Active with ONA Toronto since 2009, as a chapter co-chair, presenter and event organizer I believe regional groups are the future of ONA. Recognizing the disparate needs of various chapters, I would work within our existing ONA strategy – which already includes great events like NOLA and mini conferences – to support and enhance intra-chapter and cross-chapter support across similar geographic and demographic regions. Independent, engaged and active local chapters would strength the reach of ONA across the globe.
I’m passionate about digital storytelling and ensuring a strong independent media voice in the public space. To that end, I will support issues that matter to today’s journalists – building audience trust, source protection and career development among them. We must prepare members for an unpredictable future.
I am confident that I can make a lasting impact to the ONA. More importantly, I know that I can add to the existing benefits and support that the ONA provides individual members and the communities in which they are a part.
Shannon Busta on Angela Pacienza
Please accept my nomination of Angela Pacienza for ONA Board of Directors. I’ve worked with Angela for seven years and can’t think of anyone better suited to the position or more deserving of it. She continually raises the bar for how leaders can shape and adapt to the constant changes facing our industry.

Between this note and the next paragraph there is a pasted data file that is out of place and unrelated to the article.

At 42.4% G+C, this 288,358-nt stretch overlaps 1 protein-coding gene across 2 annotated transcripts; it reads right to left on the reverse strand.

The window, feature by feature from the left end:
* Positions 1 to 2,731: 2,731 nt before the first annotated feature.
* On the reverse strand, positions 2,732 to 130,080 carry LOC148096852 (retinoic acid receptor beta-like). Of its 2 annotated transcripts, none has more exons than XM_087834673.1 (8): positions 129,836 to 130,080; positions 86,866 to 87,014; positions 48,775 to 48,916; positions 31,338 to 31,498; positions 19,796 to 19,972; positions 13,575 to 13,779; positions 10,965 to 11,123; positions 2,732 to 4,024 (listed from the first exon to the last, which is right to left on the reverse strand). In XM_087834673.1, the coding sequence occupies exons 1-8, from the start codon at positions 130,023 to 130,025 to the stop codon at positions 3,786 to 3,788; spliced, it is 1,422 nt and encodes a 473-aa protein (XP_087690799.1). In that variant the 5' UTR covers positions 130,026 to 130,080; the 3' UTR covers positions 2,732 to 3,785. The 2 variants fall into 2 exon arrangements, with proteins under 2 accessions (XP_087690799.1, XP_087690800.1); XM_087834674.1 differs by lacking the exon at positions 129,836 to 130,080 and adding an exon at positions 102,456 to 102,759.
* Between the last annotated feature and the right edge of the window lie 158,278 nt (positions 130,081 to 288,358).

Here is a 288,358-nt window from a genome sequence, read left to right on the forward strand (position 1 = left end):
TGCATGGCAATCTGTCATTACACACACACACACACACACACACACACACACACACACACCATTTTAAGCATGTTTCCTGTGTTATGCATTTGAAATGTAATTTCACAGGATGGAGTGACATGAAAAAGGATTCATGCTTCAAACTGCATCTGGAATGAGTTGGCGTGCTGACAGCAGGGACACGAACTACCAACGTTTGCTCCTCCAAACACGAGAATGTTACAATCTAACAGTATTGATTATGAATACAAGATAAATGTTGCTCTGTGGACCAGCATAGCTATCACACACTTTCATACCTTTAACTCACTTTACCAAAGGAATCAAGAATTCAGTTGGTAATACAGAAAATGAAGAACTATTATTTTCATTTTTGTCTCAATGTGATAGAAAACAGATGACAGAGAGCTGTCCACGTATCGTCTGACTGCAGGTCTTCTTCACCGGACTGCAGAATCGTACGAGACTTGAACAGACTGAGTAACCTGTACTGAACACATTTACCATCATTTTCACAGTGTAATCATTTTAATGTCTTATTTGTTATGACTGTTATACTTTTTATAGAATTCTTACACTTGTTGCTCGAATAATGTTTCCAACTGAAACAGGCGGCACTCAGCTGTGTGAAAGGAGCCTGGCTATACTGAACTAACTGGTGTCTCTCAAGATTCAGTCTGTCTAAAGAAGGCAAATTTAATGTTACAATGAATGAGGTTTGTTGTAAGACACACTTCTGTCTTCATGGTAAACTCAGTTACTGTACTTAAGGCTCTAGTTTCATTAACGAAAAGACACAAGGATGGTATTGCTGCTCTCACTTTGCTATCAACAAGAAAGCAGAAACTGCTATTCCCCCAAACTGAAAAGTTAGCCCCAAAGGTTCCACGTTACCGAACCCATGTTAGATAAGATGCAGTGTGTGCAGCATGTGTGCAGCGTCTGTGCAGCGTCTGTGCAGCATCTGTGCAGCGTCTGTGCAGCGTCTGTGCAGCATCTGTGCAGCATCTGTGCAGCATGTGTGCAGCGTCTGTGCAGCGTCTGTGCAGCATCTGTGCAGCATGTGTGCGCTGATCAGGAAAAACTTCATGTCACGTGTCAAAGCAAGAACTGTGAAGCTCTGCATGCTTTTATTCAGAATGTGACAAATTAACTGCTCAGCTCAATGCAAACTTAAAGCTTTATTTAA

In the last year alone Angela has taken on her second Masthead role at The Globe as Head of Experience, has helped organize a successful ONA Insights conference, participated in the ONA Women’s Leadership Accelerator and mentored countless reporters and editors across our newsroom.
When Angela first came to The Globe and Mail to head up its expanding video team in 2011, I knew she had her hands full. Affecting change at a large, legacy publication is no easy task, but Angela took on the challenge and excelled.
In a short period of time, Angela was able to reorganize and redirect The Globe’s video product, launching a daily live online show and overseeing the production of multiple award-winning mini-docs and video series. Never satisfied and always with an eye to the future, she then aggressively pursued a strategy for social video at a time when few newsrooms in Canada were even considering what social-first video might look like.
She is now applying her keen journalistic eye and knowledge of media trends to the wider newsroom. Angela’s work ethic and dedication to stay ahead of trends in our changing industry serve as a constant reminder to my colleagues and I of what it takes to succeed and affect meaningful change in journalism.
Angela is an innovator, a leader, and a mentor within The Globe newsroom and the wider journalism community. Her work leading local ONA events in Toronto is how I first became familiar with the organization. Her encouragement and guidance played a big role in me pitching a session and being accepted as a speaker at last year’s ONA conference in Washington, D.C.
Angela Pacienza is exactly the type of future-minded innovator and thoughtful leader the Online News Association should have as a member of its Board of Directors.